— Sully Sullenberger (@Captsully) January 15, 2019

The cockpit warnings have been sounding. A computerized voice repeated, “too low, terrain, too low, terrain… caution terrain… pull up, pull up, pull up.”

23 seconds earlier than the touchdown, I requested Jeff a query.

15:30:21 Me: “Got any ideas?”
15:30:23 Jeff: “Actually not.”

— Sully Sullenberger (@Captsully) January 15, 2019

I used to be asking him what else we might do to save lots of lives. That we might have this change in center of such a disaster is simply a sign of how properly we had discovered our staff expertise on the airline. Jeff answered the best way he did as a result of he knew we had accomplished all we might. #Flight1549

— Sully Sullenberger (@Captsully) January 15, 2019

Jeff intuitively knew he ought to assist me decide the peak above the river to start the touchdown by calling out airspeed and altitude. Whereas the impression was exhausting, I might inform the aircraft was intact and floating. Jeff and I stated virtually in unison – “That wasn’t as bad as I thought.” pic.twitter.com/RqWJDn4Nxe

— Sully Sullenberger (@Captsully) January 15, 2019

Although we’d solved the primary huge drawback – getting the aircraft down intact, there was a dangerous evacuation and rescue forward of us. Whereas Jeff went by way of the evacuation guidelines, I opened the cockpit door and shouted “Evacuate!” #Flight1549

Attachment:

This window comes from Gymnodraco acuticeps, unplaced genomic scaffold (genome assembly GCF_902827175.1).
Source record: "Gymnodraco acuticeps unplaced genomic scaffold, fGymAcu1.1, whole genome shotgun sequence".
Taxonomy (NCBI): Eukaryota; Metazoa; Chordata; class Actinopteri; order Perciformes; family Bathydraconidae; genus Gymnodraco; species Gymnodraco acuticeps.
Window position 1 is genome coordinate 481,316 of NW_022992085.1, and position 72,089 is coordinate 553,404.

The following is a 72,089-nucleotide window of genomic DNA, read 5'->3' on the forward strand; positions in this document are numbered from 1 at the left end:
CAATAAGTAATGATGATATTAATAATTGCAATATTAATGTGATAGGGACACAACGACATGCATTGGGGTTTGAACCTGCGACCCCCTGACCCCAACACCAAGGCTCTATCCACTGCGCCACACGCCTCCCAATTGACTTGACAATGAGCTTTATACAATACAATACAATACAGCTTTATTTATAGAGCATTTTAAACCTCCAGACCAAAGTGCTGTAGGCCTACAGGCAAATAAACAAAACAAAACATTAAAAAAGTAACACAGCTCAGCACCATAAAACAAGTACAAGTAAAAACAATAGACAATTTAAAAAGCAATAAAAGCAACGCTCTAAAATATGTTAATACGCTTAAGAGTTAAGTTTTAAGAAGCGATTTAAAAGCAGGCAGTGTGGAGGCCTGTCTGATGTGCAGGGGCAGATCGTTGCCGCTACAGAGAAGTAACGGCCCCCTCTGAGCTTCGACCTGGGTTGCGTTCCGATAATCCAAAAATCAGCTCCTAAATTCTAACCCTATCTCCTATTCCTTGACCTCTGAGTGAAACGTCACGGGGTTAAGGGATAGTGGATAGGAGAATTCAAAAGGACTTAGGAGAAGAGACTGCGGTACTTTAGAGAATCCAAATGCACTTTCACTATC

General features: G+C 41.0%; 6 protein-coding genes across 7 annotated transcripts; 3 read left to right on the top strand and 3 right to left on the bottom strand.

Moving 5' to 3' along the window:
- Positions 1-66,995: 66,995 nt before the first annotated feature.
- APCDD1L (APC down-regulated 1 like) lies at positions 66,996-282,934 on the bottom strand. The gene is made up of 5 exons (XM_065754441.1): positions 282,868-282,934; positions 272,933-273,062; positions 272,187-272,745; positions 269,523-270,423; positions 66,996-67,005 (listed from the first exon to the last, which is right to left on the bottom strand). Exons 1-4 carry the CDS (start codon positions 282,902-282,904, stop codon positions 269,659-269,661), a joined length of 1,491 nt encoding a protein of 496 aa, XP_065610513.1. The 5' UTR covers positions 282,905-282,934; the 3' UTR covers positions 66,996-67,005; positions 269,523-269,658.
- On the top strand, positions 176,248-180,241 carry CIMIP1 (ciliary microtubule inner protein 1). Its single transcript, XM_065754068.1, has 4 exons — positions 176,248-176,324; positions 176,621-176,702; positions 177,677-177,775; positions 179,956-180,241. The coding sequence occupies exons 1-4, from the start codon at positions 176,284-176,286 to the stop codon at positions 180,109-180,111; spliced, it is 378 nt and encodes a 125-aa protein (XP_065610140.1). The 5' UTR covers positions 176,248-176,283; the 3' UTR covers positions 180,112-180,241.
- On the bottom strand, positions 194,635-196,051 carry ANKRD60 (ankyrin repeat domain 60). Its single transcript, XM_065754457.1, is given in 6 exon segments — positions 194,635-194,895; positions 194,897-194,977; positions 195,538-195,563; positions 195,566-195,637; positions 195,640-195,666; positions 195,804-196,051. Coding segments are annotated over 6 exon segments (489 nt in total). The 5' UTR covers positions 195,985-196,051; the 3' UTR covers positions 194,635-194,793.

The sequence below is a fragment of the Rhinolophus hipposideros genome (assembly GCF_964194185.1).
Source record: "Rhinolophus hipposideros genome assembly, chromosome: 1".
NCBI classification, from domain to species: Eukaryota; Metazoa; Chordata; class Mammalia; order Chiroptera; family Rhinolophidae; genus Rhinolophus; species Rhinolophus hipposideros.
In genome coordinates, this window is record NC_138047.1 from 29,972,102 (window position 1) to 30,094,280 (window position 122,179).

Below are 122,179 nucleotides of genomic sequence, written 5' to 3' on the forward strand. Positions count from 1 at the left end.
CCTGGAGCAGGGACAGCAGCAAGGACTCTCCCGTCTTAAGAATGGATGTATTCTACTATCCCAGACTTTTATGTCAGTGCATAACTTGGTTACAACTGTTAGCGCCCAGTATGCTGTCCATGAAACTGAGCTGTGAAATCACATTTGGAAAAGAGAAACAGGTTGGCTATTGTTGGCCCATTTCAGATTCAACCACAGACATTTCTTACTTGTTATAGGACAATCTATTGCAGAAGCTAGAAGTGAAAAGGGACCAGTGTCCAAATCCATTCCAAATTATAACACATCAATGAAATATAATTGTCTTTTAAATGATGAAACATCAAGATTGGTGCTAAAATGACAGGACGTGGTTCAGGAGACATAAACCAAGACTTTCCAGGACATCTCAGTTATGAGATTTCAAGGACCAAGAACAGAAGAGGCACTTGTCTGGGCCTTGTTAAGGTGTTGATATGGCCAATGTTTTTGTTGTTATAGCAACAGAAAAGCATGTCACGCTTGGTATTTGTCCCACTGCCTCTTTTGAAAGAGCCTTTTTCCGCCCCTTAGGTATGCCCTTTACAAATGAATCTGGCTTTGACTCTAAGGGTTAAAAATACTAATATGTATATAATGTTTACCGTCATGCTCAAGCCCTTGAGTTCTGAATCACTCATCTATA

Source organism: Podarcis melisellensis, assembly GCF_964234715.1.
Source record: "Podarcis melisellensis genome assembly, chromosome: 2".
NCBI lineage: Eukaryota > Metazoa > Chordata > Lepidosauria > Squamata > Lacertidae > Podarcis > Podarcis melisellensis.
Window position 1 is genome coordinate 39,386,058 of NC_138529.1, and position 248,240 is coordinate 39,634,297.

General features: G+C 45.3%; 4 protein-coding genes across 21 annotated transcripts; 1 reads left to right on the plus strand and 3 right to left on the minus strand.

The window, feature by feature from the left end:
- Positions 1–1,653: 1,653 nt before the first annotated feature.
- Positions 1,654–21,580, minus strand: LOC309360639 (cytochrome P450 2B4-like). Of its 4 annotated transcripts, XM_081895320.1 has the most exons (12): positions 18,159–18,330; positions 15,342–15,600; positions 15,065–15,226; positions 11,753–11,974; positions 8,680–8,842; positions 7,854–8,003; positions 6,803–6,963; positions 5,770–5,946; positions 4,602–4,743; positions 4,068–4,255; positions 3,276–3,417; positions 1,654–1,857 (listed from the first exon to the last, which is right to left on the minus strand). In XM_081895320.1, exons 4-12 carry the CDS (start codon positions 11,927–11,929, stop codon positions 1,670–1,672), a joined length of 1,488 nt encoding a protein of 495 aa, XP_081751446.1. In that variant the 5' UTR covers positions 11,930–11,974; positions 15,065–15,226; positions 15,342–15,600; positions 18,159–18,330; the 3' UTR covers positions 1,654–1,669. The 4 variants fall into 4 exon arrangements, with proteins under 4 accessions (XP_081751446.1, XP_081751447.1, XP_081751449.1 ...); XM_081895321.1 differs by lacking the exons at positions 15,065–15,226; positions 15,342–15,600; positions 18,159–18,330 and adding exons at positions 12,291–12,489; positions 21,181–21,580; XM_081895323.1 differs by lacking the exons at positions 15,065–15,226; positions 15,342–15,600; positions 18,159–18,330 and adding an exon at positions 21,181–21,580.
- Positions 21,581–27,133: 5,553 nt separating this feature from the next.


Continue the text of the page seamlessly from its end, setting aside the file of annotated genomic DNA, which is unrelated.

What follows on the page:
— Sully Sullenberger (@Captsully) January 15, 2019

Even on this sudden disaster, the flight attendants instantly drew upon years of coaching and commenced the evacuation. Passengers started submitting out onto the wings and into the rafts on the entrance doorways. The again doorways have been under the waterline; the aft rafts have been ineffective. #Flight1549 pic.twitter.com/JbGH4gjH1R

— Sully Sullenberger (@Captsully) January 15, 2019

It was January in NY, on the frigid Hudson River. The air temperature was 21, 11 with the windchill; the water temperature was 36. The primary ferry arrived inside 4 minutes. #Flight1549 pic.twitter.com/Sma1l0Kyqm

— Sully Sullenberger (@Captsully) January 15, 2019

When it appeared everybody was out of the cabin, I walked down the middle aisle, shouting: “Is anyone there? Come forward!” I walked up and down twice, to make certain nobody can be left behind. The second time the water was so excessive I received moist virtually to my waist. #Flight1549

— Sully Sullenberger (@Captsully) January 15, 2019

By the point I left the plane because the final one off, the ferries have been throughout us and the rescue was nicely underway. I attempted desperately to get a rely of individuals within the rafts and on the wings, however it was unimaginable. #Flight1549 pic.twitter.com/Fpchb7I4Vm